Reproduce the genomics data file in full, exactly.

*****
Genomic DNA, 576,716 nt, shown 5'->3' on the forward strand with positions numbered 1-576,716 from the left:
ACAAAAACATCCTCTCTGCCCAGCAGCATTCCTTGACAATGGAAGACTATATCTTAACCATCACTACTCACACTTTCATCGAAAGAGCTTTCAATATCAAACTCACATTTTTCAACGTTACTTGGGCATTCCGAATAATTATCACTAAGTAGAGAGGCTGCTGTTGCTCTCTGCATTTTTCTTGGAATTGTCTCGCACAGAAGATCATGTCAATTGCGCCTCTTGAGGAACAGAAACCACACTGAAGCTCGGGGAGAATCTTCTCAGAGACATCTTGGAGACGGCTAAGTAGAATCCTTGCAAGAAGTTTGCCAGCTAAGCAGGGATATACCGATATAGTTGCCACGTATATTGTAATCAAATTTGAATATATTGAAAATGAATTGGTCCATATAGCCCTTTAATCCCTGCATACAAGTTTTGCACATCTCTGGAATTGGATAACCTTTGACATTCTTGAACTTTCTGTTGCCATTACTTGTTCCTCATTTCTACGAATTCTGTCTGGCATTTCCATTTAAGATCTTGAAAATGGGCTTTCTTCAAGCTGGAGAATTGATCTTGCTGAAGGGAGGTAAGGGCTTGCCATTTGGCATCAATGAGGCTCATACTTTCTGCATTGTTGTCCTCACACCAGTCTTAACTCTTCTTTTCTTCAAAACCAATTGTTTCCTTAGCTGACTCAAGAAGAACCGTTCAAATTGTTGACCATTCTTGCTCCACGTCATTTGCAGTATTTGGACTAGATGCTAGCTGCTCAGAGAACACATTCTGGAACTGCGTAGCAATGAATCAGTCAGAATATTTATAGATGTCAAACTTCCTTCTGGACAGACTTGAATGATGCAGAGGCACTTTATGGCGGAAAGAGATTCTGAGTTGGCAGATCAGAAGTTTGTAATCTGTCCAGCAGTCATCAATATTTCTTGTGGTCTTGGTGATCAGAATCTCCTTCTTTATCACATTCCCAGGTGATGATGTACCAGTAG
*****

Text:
Genomic DNA, 576,716 nt, shown 5'->3' on the forward strand with positions numbered 1-576,716 from the left:
ACAAAAACATCCTCTCTGCCCAGCAGCATTCCTTGACAATGGAAGACTATATCTTAACCATCACTACTCACACTTTCATCGAAAGAGCTTTCAATATCAAACTCACATTTTTCAACGTTACTTGGGCATTCCGAATAATTATCACTAAGTAGAGAGGCTGCTGTTGCTCTCTGCATTTTTCTTGGAATTGTCTCGCACAGAAGATCATGTCAATTGCGCCTCTTGAGGAACAGAAACCACACTGAAGCTCGGGGAGAATCTTCTCAGAGACATCTTGGAGACGGCTAAGTAGAATCCTTGCAAGAAGTTTGCCAGCTAAGCAGGGATATACCGATATAGTTGCCACGTATATTGTAATCAAATTTGAATATATTGAAAATGAATTGGTCCATATAGCCCTTTAATCCCTGCATACAAGTTTTGCACATCTCTGGAATTGGATAACCTTTGACATTCTTGAACTTTCTGTTGCCATTACTTGTTCCTCATTTCTACGAATTCTGTCTGGCATTTCCATTTAAGATCTTGAAAATGGGCTTTCTTCAAGCTGGAGAATTGATCTTGCTGAAGGGAGGTAAGGGCTTGCCATTTGGCATCAATGAGGCTCATACTTTCTGCATTGTTGTCCTCACACCAGTCTTAACTCTTCTTTTCTTCAAAACCAATTGTTTCCTTAGCTGACTCAAGAAGAACCGTTCAAATTGTTGACCATTCTTGCTCCACGTCATTTGCAGTATTTGGACTAGATGCTAGCTGCTCAGAGAACACATTCTGGAACTGCGTAGCAATGAATCAGTCAGAATATTTATAGATGTCAAACTTCCTTCTGGACAGACTTGAATGATGCAGAGGCACTTTATGGCGGAAAGAGATTCTGAGTTGGCAGATCAGAAGTTTGTAATCTGTCCAGCAGTCATCAATATTTCTTGTGGTCTTGGTGATCAGAATCTCCTTCTTTATCACATTCCCAGGTGATGATGTACCAGTAG